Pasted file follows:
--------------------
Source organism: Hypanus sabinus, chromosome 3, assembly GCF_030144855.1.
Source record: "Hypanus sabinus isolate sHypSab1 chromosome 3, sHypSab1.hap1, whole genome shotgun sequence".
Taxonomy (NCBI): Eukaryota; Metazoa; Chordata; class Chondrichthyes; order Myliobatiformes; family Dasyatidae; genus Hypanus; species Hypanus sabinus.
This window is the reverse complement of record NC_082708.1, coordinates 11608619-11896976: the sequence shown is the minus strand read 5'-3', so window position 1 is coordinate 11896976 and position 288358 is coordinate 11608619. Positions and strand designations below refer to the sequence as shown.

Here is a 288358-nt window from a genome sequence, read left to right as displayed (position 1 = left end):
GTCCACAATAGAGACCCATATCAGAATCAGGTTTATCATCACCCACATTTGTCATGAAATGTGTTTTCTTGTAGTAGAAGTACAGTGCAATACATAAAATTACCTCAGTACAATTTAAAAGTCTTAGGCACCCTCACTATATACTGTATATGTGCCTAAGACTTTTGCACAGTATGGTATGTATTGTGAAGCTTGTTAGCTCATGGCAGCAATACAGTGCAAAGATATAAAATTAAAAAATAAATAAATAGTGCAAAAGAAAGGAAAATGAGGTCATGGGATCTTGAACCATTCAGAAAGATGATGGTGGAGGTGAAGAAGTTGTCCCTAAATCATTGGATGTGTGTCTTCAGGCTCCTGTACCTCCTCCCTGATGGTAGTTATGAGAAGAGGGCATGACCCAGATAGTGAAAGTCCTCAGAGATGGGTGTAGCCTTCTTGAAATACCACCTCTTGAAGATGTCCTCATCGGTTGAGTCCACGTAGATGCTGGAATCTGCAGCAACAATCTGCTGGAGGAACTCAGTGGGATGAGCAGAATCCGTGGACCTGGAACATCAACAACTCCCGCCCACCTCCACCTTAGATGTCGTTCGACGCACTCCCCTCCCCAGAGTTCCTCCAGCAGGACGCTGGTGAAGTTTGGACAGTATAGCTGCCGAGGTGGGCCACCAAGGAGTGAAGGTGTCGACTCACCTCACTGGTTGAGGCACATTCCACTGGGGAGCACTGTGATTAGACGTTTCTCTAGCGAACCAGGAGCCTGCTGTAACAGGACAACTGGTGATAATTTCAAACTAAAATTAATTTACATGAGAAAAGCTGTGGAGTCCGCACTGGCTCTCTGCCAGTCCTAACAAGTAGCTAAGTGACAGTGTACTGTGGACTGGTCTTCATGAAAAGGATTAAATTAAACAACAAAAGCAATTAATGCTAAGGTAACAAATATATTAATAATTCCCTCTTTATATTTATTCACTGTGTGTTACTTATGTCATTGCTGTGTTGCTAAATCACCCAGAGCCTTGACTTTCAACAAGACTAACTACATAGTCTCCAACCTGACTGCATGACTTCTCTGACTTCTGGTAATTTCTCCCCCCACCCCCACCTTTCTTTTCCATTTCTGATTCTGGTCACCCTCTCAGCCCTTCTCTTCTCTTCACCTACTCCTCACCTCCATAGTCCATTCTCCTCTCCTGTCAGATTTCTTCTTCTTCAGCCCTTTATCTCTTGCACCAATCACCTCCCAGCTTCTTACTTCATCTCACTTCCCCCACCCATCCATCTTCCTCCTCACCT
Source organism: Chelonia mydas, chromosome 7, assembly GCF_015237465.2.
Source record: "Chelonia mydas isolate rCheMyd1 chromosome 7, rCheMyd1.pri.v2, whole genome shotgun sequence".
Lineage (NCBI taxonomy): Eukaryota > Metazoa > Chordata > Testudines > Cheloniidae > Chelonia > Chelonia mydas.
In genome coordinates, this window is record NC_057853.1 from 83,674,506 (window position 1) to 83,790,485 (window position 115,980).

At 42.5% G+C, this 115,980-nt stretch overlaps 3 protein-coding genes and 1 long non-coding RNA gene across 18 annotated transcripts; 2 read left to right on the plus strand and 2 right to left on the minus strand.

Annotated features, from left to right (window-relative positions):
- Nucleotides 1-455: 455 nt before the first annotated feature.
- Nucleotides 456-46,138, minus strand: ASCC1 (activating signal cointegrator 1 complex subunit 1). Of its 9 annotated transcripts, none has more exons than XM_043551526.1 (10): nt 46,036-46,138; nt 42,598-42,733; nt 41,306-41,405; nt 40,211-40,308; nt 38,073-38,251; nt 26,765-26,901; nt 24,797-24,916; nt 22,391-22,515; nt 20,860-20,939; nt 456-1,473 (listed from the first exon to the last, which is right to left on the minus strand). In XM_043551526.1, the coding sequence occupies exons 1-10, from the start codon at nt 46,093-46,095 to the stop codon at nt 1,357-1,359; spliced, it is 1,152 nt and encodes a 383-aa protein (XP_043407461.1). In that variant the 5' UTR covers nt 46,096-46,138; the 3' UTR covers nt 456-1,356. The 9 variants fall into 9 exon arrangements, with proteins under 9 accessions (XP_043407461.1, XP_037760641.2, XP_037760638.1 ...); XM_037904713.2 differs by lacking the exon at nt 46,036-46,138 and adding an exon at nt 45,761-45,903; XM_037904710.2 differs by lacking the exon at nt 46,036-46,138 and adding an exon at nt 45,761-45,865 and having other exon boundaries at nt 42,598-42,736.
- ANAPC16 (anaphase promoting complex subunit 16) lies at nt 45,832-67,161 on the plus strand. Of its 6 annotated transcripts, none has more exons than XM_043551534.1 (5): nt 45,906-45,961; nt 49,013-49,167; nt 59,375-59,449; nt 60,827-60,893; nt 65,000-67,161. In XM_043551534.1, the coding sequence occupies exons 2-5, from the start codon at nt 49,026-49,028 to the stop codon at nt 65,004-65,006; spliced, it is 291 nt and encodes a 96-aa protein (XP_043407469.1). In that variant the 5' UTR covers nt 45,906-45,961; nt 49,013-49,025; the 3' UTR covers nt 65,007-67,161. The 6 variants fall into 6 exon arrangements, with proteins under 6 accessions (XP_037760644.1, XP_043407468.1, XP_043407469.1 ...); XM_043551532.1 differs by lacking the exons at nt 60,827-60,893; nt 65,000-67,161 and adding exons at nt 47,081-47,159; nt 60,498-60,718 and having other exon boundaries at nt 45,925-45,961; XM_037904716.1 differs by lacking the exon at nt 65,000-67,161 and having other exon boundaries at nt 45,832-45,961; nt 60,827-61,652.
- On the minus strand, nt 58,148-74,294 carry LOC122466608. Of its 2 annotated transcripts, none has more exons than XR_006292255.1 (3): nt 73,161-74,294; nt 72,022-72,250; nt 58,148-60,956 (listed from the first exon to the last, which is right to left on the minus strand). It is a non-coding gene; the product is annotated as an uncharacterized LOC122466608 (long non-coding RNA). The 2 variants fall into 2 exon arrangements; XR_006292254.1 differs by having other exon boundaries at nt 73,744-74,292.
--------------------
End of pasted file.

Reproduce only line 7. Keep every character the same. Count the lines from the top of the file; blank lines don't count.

Source organism: Chelonia mydas, chromosome 7, assembly GCF_015237465.2.